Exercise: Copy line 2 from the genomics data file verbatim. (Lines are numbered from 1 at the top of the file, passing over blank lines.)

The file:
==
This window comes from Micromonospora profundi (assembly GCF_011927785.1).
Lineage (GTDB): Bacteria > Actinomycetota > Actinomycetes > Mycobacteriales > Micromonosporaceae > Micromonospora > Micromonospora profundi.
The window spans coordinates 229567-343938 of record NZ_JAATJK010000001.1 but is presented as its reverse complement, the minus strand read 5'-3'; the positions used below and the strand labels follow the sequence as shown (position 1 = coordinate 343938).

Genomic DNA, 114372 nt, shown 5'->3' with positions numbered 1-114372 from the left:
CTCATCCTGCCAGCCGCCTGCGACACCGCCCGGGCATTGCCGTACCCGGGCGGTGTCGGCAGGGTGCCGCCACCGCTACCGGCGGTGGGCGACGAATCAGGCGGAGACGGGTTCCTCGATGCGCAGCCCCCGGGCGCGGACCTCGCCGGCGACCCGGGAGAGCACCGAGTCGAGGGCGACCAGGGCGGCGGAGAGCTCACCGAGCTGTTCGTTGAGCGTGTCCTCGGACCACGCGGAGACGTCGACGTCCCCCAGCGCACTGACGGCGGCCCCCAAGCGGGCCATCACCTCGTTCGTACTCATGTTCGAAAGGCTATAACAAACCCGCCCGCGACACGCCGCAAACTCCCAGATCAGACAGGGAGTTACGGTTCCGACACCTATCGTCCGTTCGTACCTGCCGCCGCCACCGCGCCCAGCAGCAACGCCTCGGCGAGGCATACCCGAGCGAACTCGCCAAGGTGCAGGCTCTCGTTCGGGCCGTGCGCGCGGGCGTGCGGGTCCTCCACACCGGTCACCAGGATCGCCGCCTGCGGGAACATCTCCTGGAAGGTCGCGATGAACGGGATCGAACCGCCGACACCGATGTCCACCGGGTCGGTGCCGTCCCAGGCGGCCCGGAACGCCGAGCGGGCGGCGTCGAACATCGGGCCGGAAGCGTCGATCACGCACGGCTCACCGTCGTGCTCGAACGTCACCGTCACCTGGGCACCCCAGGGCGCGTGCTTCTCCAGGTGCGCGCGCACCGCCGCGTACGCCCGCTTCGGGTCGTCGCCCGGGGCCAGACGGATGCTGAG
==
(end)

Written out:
Lineage (GTDB): Bacteria > Actinomycetota > Actinomycetes > Mycobacteriales > Micromonosporaceae > Micromonospora > Micromonospora profundi.